Local ingredients shine on K-W menus

Many restaurants in the Kitchener-Waterloo area draw from local sources of produce with exquisite results.

Restauranteurs in Kitchener-Waterloo are benefitting from incorporating local ingredients in their dishes. Their relationship with farmers and suppliers also supports the economy. Here are three dishes from K-W eateries that use local ingredients to great effect.

Photo by Jessica Dik
Photo by Jessica Dik

Sweet Potato & Leek Soup, Seven Shores Urban Market & Café

The great produce available in the area is an asset for Seven Shores’ seasonal menu items.

The sweet potato is roasted to create a warming dish for the winter months. The addition of the curry power also creates a juxtaposition between sweet and spicy that is highly enjoyable.

Customers at Seven Shores often pair the soup with a sandwich or bread to enjoy a complete meal.

“People have been loving it,” said Sean Zisler, the café’s co-owner.

Waterloo-based Martin’s Family Fruit Farm supplies the sweet potatoes, leeks and many of the other ingredients behind the soup.

“I’m out there a couple times a week,” said Zister, speaking on his strong relationship with suppliers.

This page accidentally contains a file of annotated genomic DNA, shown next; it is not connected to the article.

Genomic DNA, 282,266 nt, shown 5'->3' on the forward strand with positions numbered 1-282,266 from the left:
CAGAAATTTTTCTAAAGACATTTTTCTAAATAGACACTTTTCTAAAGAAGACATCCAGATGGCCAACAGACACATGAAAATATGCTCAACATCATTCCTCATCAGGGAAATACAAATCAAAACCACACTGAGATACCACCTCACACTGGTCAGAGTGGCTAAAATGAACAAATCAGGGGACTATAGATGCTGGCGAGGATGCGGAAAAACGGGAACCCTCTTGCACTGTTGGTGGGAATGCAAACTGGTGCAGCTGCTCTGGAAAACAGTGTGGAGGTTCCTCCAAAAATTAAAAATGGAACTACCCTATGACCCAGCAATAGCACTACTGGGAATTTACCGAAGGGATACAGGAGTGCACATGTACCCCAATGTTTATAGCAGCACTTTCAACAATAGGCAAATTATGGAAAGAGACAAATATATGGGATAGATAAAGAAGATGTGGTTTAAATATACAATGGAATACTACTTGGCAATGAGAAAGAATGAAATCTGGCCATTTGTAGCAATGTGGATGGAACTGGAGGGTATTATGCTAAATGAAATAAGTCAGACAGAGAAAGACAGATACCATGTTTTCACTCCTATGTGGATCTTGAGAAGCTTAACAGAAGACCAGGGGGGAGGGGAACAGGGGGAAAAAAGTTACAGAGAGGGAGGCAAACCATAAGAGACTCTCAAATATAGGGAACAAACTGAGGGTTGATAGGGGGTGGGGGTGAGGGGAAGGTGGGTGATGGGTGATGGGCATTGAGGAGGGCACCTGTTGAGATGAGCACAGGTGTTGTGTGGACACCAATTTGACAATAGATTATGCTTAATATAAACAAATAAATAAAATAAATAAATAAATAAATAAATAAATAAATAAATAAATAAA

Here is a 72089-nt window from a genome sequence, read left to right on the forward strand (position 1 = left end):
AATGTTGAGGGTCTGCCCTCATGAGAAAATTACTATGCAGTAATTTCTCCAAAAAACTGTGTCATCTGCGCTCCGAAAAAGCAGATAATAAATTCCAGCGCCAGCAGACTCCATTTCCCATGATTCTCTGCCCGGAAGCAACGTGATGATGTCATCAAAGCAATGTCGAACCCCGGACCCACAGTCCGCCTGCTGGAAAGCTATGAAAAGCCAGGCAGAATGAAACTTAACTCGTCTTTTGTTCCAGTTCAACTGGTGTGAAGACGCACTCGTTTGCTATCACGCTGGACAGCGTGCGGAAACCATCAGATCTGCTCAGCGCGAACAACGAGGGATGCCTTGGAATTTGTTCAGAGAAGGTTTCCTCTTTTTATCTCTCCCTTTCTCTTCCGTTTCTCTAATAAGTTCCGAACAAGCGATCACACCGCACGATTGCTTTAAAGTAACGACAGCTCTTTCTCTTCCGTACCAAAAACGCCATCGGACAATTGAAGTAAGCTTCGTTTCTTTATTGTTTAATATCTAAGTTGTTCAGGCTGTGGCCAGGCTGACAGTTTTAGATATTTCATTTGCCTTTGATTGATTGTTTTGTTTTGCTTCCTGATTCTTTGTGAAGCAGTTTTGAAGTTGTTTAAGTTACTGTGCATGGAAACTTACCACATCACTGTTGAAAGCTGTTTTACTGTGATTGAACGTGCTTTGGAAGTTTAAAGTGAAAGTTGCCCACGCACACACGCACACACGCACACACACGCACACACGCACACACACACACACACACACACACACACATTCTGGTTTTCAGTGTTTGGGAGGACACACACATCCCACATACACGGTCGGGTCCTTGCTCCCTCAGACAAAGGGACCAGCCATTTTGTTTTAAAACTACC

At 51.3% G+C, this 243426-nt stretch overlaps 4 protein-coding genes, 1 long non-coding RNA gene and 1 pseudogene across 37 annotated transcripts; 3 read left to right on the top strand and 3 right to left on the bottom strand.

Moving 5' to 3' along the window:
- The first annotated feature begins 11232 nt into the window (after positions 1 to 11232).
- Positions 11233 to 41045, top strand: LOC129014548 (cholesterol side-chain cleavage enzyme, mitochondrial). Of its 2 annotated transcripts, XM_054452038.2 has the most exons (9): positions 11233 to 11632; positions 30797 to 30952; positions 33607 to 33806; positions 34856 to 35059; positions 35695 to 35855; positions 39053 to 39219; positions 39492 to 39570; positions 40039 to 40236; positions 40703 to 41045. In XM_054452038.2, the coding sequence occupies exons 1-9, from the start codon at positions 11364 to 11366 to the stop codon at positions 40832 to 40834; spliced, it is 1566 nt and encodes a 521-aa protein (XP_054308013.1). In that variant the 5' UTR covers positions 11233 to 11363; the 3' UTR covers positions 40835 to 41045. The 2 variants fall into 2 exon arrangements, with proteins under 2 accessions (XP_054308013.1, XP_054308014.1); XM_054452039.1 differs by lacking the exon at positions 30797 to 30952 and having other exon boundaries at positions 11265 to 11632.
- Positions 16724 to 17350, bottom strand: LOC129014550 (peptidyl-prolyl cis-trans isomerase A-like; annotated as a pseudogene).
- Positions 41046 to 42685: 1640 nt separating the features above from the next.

Seven Shores takes on local produce offerings as an opportunity to create an innovative menu.

“Seasonally you have to be creative and inspired by what’s available,” said Zister. “Right now the sweet potato is amazing,” he added.

Photo by Jessica Dik
Photo by Jessica Dik

Smoked Conestoga Ham, Bauer Kitchen

“Our pork shank is super local,” said executive chef Brian McCourt. The dish combines ham sourced from Conestoga Meat Packers in Woolwich and seasonal root vegetables from Karen Farms in Brantford.

Available on the Bauer Kitchen’s dinner menu, the root vegetables add the hearty flavour you’d want in the colder months. The scalloped potatoes are layered with bacon, giving this gourmet dish a delicious kick.

The Smoked Conestoga Ham is part of the Bauer Kitchen’s efforts to support the local economy.

“We want to give back to the community,” said McCourt.

McCourt has an eye for detail when it comes to presenting his dishes. The board the ham is served on is from a supplier in the region who recycles wood, adding to the character of the dish.

Photo by Jessica Dik
Photo by Jessica Dik

Barrie’s Farm Nachos, Borealis Grille & Bar

“They’re not your regular tortilla- or corn-based chips,” said managing partner Neil Robinson, describing one of the most popular appetizers on his menu.

The nachos are from Cambridge-based Barrie’s Asparagus Farm.

They’re a great dish for anybody with gluten intolerance, and the unique vegetable-based chips still pack a satisfying crunch.

Incorporating high-quality local ingredients and vegetable-based chips makes this dish a healthy take on nachos that people snack on at other bars and restaurants.

Located in Kitchener, Borealis works to create relationships with local farmers. Tim Barrie, the owner of the farm behind the chips, dines at Borealis — as do other farmers that supply the restaurant’s ingredients.

“If we’ve built relationships with those farmers we know that they’re going to send us their best product,” said Robinson.

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